Eskisehir: Culture and sophistication in the middle of Anatolia Turkey
Never heard of Eskisehir? Not to worry, neither did I, even living for several years in Turkey now. That is, until I got to
talking with my
neighbor on my recent flight from Munich to Istanbul. He hailed from the city, located half way between Istanbul and Ankara, bang in the middle of
Anatolia. I listened raptly to stories about Venetian gondolas on the river, the tomb of a real giant, who was also a famous Muslim warrior in the fights
against Byzantine, the times when Eskisehir was an important stop on the Istanbul-Bagdad railway, Parisian cafes, international bookshops, Meerschaum
and, last but not least, the chicest women in Turkey outside Istanbul.
It was a totally unexpected picture because I associated Anatolia more with mountain
villages, old stone houses and washing scrubbed in the rivers than with culture and sophistication. It's hardly surprising then, that, as soon as I had
reached my home on the Aegean Sea, I planned my trip to Eskisehir.
Battal Ghazi's Tomb
The giant and hero in question is called Battal Ghazi. He is a historical figure, although truth and legend happily merge when it comes to his story.
He was a charismatic leader of the Arabs against the Byzantines and was killed In action in Seyitgazi, a small town about 40km out of Eskisehir. Until
I saw his sarcophagus in the mosque on top of the hill, I didn't really believe that he was some 7 meters tall (an astounding 20 feet), but there is the
The mosque, which includes a medrese (Islamic school), tombs, kitchens and bakeries is a huge complex, built in the 13th century in honor of Battal Ghazi
and is one of the first mosques of Anatolia. Perched high up on the hill, it's an impressive sight, more like a castle than a place of worship.
Kulturpark: A Fantasy Theme Park
Already from our coach window we had seen the blue tiled towers of a fairytale castle. This was clearly new and part of an amusement park. Enquiries at
reception revealed that this was indeed the newest of three theme parks in Eskisehir, called Kulturpark. Not only does the park feature the Cinderella
castle but also a lake and the replica of Columbus' Santa Maria. Who would have thought of finding something like this in the middle of Anatolia? It was the
beginning of March and the park was not really open yet, but we were allowed to descend into the belly of the Santa Maria with the most entertaining
replicas of everyday life on board ship at the times.
Eskisehir's Venetian bridges and gondolas
From our hotel it was a short walk to the river which flows through Eskisehir. My travel companion on the plane did not lie: the most beautiful wrought
iron foot bridges spanned the river at intervals, all painted in different pastel colors. The banks are lined with a multitude of inviting cafes,
all crowded mostly with young people because Eskisehir is home to two prestigious universities.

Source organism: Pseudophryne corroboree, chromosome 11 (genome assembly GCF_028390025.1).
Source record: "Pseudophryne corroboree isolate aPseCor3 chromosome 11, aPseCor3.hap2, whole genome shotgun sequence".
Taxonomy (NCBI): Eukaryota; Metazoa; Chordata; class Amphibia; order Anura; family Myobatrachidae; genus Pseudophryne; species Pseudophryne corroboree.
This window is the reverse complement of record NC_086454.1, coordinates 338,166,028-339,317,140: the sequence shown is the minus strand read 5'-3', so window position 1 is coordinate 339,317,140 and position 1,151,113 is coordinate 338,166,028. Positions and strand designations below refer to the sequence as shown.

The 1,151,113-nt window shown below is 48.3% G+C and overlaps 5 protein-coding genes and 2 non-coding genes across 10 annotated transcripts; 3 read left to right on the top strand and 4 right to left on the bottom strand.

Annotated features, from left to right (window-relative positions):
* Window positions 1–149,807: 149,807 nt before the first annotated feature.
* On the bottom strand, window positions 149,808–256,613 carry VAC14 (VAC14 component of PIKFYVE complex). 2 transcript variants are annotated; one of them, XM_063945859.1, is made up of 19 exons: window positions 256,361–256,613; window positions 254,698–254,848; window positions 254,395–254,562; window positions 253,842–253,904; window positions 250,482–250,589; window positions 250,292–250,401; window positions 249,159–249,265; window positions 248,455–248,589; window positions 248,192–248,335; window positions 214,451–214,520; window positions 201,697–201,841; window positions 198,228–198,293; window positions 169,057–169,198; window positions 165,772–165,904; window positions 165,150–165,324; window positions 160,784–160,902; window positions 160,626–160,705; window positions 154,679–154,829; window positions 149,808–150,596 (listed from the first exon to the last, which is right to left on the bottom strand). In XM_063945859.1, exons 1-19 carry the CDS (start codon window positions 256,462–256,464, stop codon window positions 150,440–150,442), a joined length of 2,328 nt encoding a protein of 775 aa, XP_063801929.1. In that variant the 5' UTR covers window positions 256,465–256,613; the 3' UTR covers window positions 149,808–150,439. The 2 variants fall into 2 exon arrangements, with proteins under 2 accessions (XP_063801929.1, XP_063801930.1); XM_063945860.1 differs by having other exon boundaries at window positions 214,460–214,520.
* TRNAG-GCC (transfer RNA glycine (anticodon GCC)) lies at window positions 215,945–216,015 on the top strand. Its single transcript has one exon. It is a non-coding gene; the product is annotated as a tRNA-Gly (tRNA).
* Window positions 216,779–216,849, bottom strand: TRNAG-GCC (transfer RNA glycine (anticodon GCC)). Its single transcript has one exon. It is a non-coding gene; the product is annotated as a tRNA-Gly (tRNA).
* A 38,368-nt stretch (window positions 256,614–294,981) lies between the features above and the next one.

In between, we found bookshop after bookshop, offering works in many languages and reminding me of the West bank in Paris.
In the summer, you can take boat trips along the river and, indeed, some of them are conducted in Venetian gondolas. Glittering butterflies illuminated
at night span the river and interesting sculptures adorn the extremely clean sidewalks at intervals.
Meerschaum is a soft, white mineral which hardens when exposed to heat. It's sometimes found floating on the Black Sea -- hence the name which translated
into "foam of the sea", but mostly it is mined in the mountains of Eskisehir. A long tradition of carving Meerschaum has developed in the city.
Meerschaum pipes are world famous and very valuable. To our delight, we found a Meerschaum museum with incredible exhibits of Ottoman pipe heads, some so
huge that I suppose they could only be smoked resting them on the floor.
Right next door, glass blowers demonstrated their art, making tiny pieces like penguins and beautiful vases and sculptures.
The Surprising Sophistication of Eskisehir
Surrounding this area of Eskisehir are some of the most intricate examples of the colorful Ottoman houses with their upper floors jutting out and
their black wooden beams
contrasting with the pastel walls.
Walking the streets, we were surprised to note how extremely chic and well dressed the majority of the women were. Parisian chic, wherever you looked, just
as my neighbor had said. To add to the culture aspect, Eskishir has an opera. I would have loved to go to a performance to see how Turks interpret an
Rounding off a true revelation in the middle of Anatolia was our boutique hotel, called SFR. Absolutely nothing one could wish for was missing, from plush
salons and comfortable beds to a Jacuzzi in the bathroom, free (and working) wifi and a lavish breakfast buffet.
All that luxury for a totally affordable price.
Eskisehir is an insider tip and a great stop over on the way to the East or South of Turkey.
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More Articles by Inka Piegsa-Quischotte
has lived and worked as an international attorney in Spain,
Switzerland and the UK for many years. Two years ago Inka Piegsa-Quischotte turned novelist and travel
writer and now lives between Miami and Istanbul as basis for her many journeys
either West or East. Her articles have been published in GoNomad, The Expeditioner, Literary Traveler,
Travel with a Challenge, Europe up Close, Neos Kosmos newspaper, Lighthouse Digest
and In The Know Traveler among others. She contributes regularly to Europe a la
carte, as well as OffbeatTravel.com and is the Beirut expert for NileGuide.
Her personal travel blog is called GlamourGrannyTravels.com
Her new book is
Istanbul: City of the green-eyed beauty
It's an unconventional guide to
Istanbul. Combining travel with literature, Inka follow the footsteps of three writers: Pierre Loti, Barbara Nadel and Orhan Pamuk.
Date published: 08/12/2012